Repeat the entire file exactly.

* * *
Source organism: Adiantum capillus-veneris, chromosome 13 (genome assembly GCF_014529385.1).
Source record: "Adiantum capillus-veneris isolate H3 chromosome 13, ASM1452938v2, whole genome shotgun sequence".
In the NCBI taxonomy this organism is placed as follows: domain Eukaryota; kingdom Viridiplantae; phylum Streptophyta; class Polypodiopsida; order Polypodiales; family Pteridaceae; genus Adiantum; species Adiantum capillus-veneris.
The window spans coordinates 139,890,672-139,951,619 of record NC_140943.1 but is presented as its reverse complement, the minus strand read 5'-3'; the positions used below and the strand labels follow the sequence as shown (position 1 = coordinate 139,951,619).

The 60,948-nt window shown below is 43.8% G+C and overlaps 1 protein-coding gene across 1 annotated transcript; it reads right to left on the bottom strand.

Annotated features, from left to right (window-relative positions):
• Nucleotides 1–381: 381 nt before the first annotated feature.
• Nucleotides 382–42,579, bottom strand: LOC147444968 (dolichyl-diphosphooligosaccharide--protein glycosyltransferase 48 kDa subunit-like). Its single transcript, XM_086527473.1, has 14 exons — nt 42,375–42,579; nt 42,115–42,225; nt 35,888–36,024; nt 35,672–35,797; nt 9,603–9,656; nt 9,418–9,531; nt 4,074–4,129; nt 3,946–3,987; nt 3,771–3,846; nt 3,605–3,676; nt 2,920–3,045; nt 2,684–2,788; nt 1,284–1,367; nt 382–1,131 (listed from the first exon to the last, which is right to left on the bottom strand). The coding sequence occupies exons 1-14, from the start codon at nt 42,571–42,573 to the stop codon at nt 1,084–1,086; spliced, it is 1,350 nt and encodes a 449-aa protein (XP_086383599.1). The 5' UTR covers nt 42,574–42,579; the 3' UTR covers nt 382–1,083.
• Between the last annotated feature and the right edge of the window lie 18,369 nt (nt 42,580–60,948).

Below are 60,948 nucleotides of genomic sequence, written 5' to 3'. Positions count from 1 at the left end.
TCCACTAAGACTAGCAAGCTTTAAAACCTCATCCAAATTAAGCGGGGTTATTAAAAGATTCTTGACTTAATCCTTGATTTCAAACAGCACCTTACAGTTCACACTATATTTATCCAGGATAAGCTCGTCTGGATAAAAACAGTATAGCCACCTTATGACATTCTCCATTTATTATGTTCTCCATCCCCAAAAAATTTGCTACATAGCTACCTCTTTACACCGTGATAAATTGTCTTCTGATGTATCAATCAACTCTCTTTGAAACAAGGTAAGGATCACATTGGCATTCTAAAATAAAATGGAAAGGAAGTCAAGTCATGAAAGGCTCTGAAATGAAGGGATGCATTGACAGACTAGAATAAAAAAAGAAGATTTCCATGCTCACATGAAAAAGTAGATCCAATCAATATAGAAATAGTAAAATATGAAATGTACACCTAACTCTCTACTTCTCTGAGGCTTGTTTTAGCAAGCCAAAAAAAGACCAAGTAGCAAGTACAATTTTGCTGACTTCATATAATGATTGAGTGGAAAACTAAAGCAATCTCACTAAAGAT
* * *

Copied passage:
Source organism: Adiantum capillus-veneris, chromosome 13 (genome assembly GCF_014529385.1).
Source record: "Adiantum capillus-veneris isolate H3 chromosome 13, ASM1452938v2, whole genome shotgun sequence".
In the NCBI taxonomy this organism is placed as follows: domain Eukaryota; kingdom Viridiplantae; phylum Streptophyta; class Polypodiopsida; order Polypodiales; family Pteridaceae; genus Adiantum; species Adiantum capillus-veneris.
The window spans coordinates 139,890,672-139,951,619 of record NC_140943.1 but is presented as its reverse complement, the minus strand read 5'-3'; the positions used below and the strand labels follow the sequence as shown (position 1 = coordinate 139,951,619).

The 60,948-nt window shown below is 43.8% G+C and overlaps 1 protein-coding gene across 1 annotated transcript; it reads right to left on the bottom strand.

Annotated features, from left to right (window-relative positions):
• Nucleotides 1–381: 381 nt before the first annotated feature.
• Nucleotides 382–42,579, bottom strand: LOC147444968 (dolichyl-diphosphooligosaccharide--protein glycosyltransferase 48 kDa subunit-like). Its single transcript, XM_086527473.1, has 14 exons — nt 42,375–42,579; nt 42,115–42,225; nt 35,888–36,024; nt 35,672–35,797; nt 9,603–9,656; nt 9,418–9,531; nt 4,074–4,129; nt 3,946–3,987; nt 3,771–3,846; nt 3,605–3,676; nt 2,920–3,045; nt 2,684–2,788; nt 1,284–1,367; nt 382–1,131 (listed from the first exon to the last, which is right to left on the bottom strand). The coding sequence occupies exons 1-14, from the start codon at nt 42,571–42,573 to the stop codon at nt 1,084–1,086; spliced, it is 1,350 nt and encodes a 449-aa protein (XP_086383599.1). The 5' UTR covers nt 42,574–42,579; the 3' UTR covers nt 382–1,083.
• Between the last annotated feature and the right edge of the window lie 18,369 nt (nt 42,580–60,948).

Below are 60,948 nucleotides of genomic sequence, written 5' to 3'. Positions count from 1 at the left end.
TCCACTAAGACTAGCAAGCTTTAAAACCTCATCCAAATTAAGCGGGGTTATTAAAAGATTCTTGACTTAATCCTTGATTTCAAACAGCACCTTACAGTTCACACTATATTTATCCAGGATAAGCTCGTCTGGATAAAAACAGTATAGCCACCTTATGACATTCTCCATTTATTATGTTCTCCATCCCCAAAAAATTTGCTACATAGCTACCTCTTTACACCGTGATAAATTGTCTTCTGATGTATCAATCAACTCTCTTTGAAACAAGGTAAGGATCACATTGGCATTCTAAAATAAAATGGAAAGGAAGTCAAGTCATGAAAGGCTCTGAAATGAAGGGATGCATTGACAGACTAGAATAAAAAAAGAAGATTTCCATGCTCACATGAAAAAGTAGATCCAATCAATATAGAAATAGTAAAATATGAAATGTACACCTAACTCTCTACTTCTCTGAGGCTTGTTTTAGCAAGCCAAAAAAAGACCAAGTAGCAAGTACAATTTTGCTGACTTCATATAATGATTGAGTGGAAAACTAAAGCAATCTCACTAAAGAT